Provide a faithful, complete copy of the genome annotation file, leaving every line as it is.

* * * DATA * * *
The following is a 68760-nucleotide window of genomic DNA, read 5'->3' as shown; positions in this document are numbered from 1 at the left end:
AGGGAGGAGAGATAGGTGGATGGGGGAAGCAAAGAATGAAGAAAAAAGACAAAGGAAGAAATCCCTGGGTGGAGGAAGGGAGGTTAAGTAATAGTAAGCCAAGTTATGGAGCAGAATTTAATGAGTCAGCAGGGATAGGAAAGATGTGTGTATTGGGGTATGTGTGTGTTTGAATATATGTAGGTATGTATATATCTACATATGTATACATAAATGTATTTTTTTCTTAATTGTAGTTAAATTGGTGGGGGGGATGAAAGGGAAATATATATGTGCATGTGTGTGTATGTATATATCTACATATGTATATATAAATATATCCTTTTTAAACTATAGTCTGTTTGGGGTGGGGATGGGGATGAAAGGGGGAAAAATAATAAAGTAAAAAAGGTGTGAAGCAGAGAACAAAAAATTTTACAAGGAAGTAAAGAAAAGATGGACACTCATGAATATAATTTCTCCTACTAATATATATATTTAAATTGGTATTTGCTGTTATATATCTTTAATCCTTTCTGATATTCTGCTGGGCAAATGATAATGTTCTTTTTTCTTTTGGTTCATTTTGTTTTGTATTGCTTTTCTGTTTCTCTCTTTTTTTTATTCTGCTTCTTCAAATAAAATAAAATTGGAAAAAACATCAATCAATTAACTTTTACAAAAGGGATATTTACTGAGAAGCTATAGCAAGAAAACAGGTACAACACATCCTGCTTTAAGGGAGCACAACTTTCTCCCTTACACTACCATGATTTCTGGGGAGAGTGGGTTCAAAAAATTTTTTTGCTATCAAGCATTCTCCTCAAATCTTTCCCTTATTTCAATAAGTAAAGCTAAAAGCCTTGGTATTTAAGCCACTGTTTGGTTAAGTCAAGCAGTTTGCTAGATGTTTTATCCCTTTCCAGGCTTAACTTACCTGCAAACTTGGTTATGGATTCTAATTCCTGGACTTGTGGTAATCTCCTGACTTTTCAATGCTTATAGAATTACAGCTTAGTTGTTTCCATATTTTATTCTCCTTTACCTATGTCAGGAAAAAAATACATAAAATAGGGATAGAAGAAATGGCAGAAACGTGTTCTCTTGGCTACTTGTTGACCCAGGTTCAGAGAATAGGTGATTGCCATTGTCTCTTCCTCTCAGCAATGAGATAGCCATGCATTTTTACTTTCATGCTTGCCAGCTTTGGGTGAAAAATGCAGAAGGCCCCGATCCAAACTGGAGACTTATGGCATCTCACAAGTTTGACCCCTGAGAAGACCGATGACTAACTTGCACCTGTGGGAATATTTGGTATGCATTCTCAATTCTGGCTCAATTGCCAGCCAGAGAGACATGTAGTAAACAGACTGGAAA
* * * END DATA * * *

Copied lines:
The following is a 68760-nucleotide window of genomic DNA, read 5'->3' as shown; positions in this document are numbered from 1 at the left end:
AGGGAGGAGAGATAGGTGGATGGGGGAAGCAAAGAATGAAGAAAAAAGACAAAGGAAGAAATCCCTGGGTGGAGGAAGGGAGGTTAAGTAATAGTAAGCCAAGTTATGGAGCAGAATTTAATGAGTCAGCAGGGATAGGAAAGATGTGTGTATTGGGGTATGTGTGTGTTTGAATATATGTAGGTATGTATATATCTACATATGTATACATAAATGTATTTTTTTCTTAATTGTAGTTAAATTGGTGGGGGGGATGAAAGGGAAATATATATGTGCATGTGTGTGTATGTATATATCTACATATGTATATATAAATATATCCTTTTTAAACTATAGTCTGTTTGGGGTGGGGATGGGGATGAAAGGGGGAAAAATAATAAAGTAAAAAAGGTGTGAAGCAGAGAACAAAAAATTTTACAAGGAAGTAAAGAAAAGATGGACACTCATGAATATAATTTCTCCTACTAATATATATATTTAAATTGGTATTTGCTGTTATATATCTTTAATCCTTTCTGATATTCTGCTGGGCAAATGATAATGTTCTTTTTTCTTTTGGTTCATTTTGTTTTGTATTGCTTTTCTGTTTCTCTCTTTTTTTTATTCTGCTTCTTCAAATAAAATAAAATTGGAAAAAACATCAATCAATTAACTTTTACAAAAGGGATATTTACTGAGAAGCTATAGCAAGAAAACAGGTACAACACATCCTGCTTTAAGGGAGCACAACTTTCTCCCTTACACTACCATGATTTCTGGGGAGAGTGGGTTCAAAAAATTTTTTTGCTATCAAGCATTCTCCTCAAATCTTTCCCTTATTTCAATAAGTAAAGCTAAAAGCCTTGGTATTTAAGCCACTGTTTGGTTAAGTCAAGCAGTTTGCTAGATGTTTTATCCCTTTCCAGGCTTAACTTACCTGCAAACTTGGTTATGGATTCTAATTCCTGGACTTGTGGTAATCTCCTGACTTTTCAATGCTTATAGAATTACAGCTTAGTTGTTTCCATATTTTATTCTCCTTTACCTATGTCAGGAAAAAAATACATAAAATAGGGATAGAAGAAATGGCAGAAACGTGTTCTCTTGGCTACTTGTTGACCCAGGTTCAGAGAATAGGTGATTGCCATTGTCTCTTCCTCTCAGCAATGAGATAGCCATGCATTTTTACTTTCATGCTTGCCAGCTTTGGGTGAAAAATGCAGAAGGCCCCGATCCAAACTGGAGACTTATGGCATCTCACAAGTTTGACCCCTGAGAAGACCGATGACTAACTTGCACCTGTGGGAATATTTGGTATGCATTCTCAATTCTGGCTCAATTGCCAGCCAGAGAGACATGTAGTAAACAGACTGGAAA